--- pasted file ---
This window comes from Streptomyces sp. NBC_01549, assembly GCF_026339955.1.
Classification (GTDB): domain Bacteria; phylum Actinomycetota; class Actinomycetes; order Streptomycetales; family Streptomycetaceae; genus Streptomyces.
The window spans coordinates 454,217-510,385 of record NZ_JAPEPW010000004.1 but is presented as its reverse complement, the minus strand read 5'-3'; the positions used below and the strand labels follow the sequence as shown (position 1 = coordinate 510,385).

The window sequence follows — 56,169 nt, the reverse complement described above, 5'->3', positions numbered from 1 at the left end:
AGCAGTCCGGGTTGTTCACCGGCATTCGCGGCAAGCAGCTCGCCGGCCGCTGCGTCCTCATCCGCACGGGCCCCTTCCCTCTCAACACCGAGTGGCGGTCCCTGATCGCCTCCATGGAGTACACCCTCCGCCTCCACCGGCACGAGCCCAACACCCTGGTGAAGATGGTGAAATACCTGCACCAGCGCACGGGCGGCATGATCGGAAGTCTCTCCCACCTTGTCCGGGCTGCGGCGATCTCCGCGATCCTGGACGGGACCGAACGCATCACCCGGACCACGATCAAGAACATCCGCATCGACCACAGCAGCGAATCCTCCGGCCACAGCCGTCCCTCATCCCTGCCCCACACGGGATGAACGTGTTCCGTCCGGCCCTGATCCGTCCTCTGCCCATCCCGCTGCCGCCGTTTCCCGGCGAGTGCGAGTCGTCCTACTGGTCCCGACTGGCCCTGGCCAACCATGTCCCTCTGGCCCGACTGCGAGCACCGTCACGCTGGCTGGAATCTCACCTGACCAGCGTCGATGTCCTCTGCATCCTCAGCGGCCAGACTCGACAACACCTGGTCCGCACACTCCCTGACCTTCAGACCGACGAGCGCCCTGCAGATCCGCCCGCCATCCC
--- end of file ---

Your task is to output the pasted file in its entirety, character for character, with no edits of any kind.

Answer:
This window comes from Streptomyces sp. NBC_01549, assembly GCF_026339955.1.
Classification (GTDB): domain Bacteria; phylum Actinomycetota; class Actinomycetes; order Streptomycetales; family Streptomycetaceae; genus Streptomyces.
The window spans coordinates 454,217-510,385 of record NZ_JAPEPW010000004.1 but is presented as its reverse complement, the minus strand read 5'-3'; the positions used below and the strand labels follow the sequence as shown (position 1 = coordinate 510,385).

The window sequence follows — 56,169 nt, the reverse complement described above, 5'->3', positions numbered from 1 at the left end:
AGCAGTCCGGGTTGTTCACCGGCATTCGCGGCAAGCAGCTCGCCGGCCGCTGCGTCCTCATCCGCACGGGCCCCTTCCCTCTCAACACCGAGTGGCGGTCCCTGATCGCCTCCATGGAGTACACCCTCCGCCTCCACCGGCACGAGCCCAACACCCTGGTGAAGATGGTGAAATACCTGCACCAGCGCACGGGCGGCATGATCGGAAGTCTCTCCCACCTTGTCCGGGCTGCGGCGATCTCCGCGATCCTGGACGGGACCGAACGCATCACCCGGACCACGATCAAGAACATCCGCATCGACCACAGCAGCGAATCCTCCGGCCACAGCCGTCCCTCATCCCTGCCCCACACGGGATGAACGTGTTCCGTCCGGCCCTGATCCGTCCTCTGCCCATCCCGCTGCCGCCGTTTCCCGGCGAGTGCGAGTCGTCCTACTGGTCCCGACTGGCCCTGGCCAACCATGTCCCTCTGGCCCGACTGCGAGCACCGTCACGCTGGCTGGAATCTCACCTGACCAGCGTCGATGTCCTCTGCATCCTCAGCGGCCAGACTCGACAACACCTGGTCCGCACACTCCCTGACCTTCAGACCGACGAGCGCCCTGCAGATCCGCCCGCCATCCC